About

Welcoming change

In 1994 I left my job at the university computer center to try my hand as an entrepreneur.  By 1998 I was unemployed and had proven beyond any reasonable doubt that I did not know how to sell. ​ Even worse, my computer skills had gotten dated and rusty.

Between 1994 & 1998 I taught myself how to renovate and repair mobile homes. As an academic I found it really frustrating there was almost no good information about mobile home repair in the library.  A simple question like "How much water do I add to a pail of drywall compound to make it blow through a sprayer and spatter properly?" had no answer. The experienced drywall guys I talked to  would only say "Add water until it looks right." "Add water until it feels like toothpaste."​

Getting back in the game​

​I decided a good way to polish my computer skills & fix the lack of mobile home repair materials would be to write down everything I had learned about mobile home repair and publish it as a website.  Keep in mind that in 1998 if you told someone  you were building a website they invariably said "What's a website?. Thus Mobile Home Doctor was born. 

I paid $120 to a company to register this three word domain because I wanted to be sure it was done right. ​This at a time when three character dot com domains were easily available for registration fee.  Now they sell on the secondary market for thousands. 

Benign neglect​

Once written I mostly ignored the site for several years. It only cost $10/mo to keep it published and I could afford that. I almost dropped it at one point, but noticed the site had gotten 3,000 visitors in the last month & decided to keep it. Note that at that point the site had not earned a dime.

I had thought about starting a newsletter so I told visitors to send me an email if they would like me to send them one when/if I got around to writing it. Email addresses were easy to collect in those days and I eventually accumulate about a thousand.  I didn't want the commitment a regular newsletter requires so I eventually deleted them. 🙁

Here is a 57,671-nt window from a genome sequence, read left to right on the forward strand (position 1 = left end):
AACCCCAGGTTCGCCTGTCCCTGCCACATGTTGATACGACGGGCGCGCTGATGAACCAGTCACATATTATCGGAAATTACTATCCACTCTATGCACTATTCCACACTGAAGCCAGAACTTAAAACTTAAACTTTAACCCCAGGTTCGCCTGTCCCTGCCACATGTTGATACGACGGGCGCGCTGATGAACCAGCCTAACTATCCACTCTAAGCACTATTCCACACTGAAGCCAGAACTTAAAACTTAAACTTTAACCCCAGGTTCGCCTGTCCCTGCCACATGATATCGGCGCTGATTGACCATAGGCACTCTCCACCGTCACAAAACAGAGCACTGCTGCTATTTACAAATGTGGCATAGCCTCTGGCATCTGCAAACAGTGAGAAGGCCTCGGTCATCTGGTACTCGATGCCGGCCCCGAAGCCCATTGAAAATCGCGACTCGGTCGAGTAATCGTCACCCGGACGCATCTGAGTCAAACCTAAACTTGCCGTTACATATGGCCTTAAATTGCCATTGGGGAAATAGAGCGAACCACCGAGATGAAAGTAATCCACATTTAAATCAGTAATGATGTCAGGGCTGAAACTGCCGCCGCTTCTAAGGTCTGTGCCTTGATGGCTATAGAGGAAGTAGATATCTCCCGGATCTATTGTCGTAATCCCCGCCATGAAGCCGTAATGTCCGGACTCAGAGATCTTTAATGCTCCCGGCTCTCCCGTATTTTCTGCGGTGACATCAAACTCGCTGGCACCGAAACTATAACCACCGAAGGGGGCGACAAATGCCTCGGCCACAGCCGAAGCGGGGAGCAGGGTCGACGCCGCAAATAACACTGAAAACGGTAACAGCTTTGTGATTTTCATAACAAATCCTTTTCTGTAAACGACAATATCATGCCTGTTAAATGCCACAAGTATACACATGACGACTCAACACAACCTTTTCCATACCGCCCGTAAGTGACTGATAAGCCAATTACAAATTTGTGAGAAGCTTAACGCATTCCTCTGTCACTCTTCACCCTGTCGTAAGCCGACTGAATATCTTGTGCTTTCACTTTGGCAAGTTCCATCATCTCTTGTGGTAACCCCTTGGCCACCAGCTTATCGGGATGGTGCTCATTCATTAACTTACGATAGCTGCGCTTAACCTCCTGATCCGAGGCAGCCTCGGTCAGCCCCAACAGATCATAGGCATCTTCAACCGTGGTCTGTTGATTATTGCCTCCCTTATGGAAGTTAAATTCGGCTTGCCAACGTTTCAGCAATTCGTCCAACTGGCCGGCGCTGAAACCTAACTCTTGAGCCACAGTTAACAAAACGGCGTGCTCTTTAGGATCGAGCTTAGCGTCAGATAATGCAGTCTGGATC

The jackpot​

In ​2005 I heard about Google's AdSense advertising program and added that to the site. I was shocked when the site earned $175 the first month! I wrote a  few more articles but mostly traffic to the site grew organically from the original articles. At it's peak I came very close to earning $2,000 in a single month. Cumulative earnings are approaching $150K. 

Fat, dumb, & happy​

Passive income like this is really addictive. There was some maintenance to keep the site healthy and I did make an effort to answer reader questions. Although at one point I had answered 1,900 of 2,900 questions. ​It really felt like "found" money.

​I felt like I  had written everything I had to say about mobile home repair but that "easy" money was attractive so I started looking for other ways to increase my AdSense income. For several years mini sites with exact match keyword domains did really well. I bought a copy of an 1987 woodworking tools catalog, ran it through an optical character reader and published it as Old Woodworking tools. There were months when it earned $125.  

A whole industry developed around "Made for AdSense" websites. Non-native english speaking writers were hired to pump out content. Spinning software would go through the text of these articles and replace enough words with synonyms to look unique. You may remember reading articles where the word choices were just plain weird. That would be spun content. It got so bad Google eventually did an update that found these kind of sites and dropped them from the rankings.

Bright Shiny Objects (BSO's)

I became a buyer of what are known as Bright Shiny Objects. That would be software and systems that promise to make you quickly rich with little or no effort. BSO's are still very popular today. Unfortunately, they only make money for those selling them. ​

The coming of wisdom​

At age 70, with three grown kids, and 9 grand children I think the hardest thing to recognize is your own gifts. I spent much of the last 15 years searching for the great insight  upon which I could build a successful website. As part of that search I registered (and let expire unused) several thousand domain names. I built little WordPress sites in the days when you had to install it by hand. ​I tried selling on Ebay. I tried Amazon's FBA program. I flipped a few domain names. 

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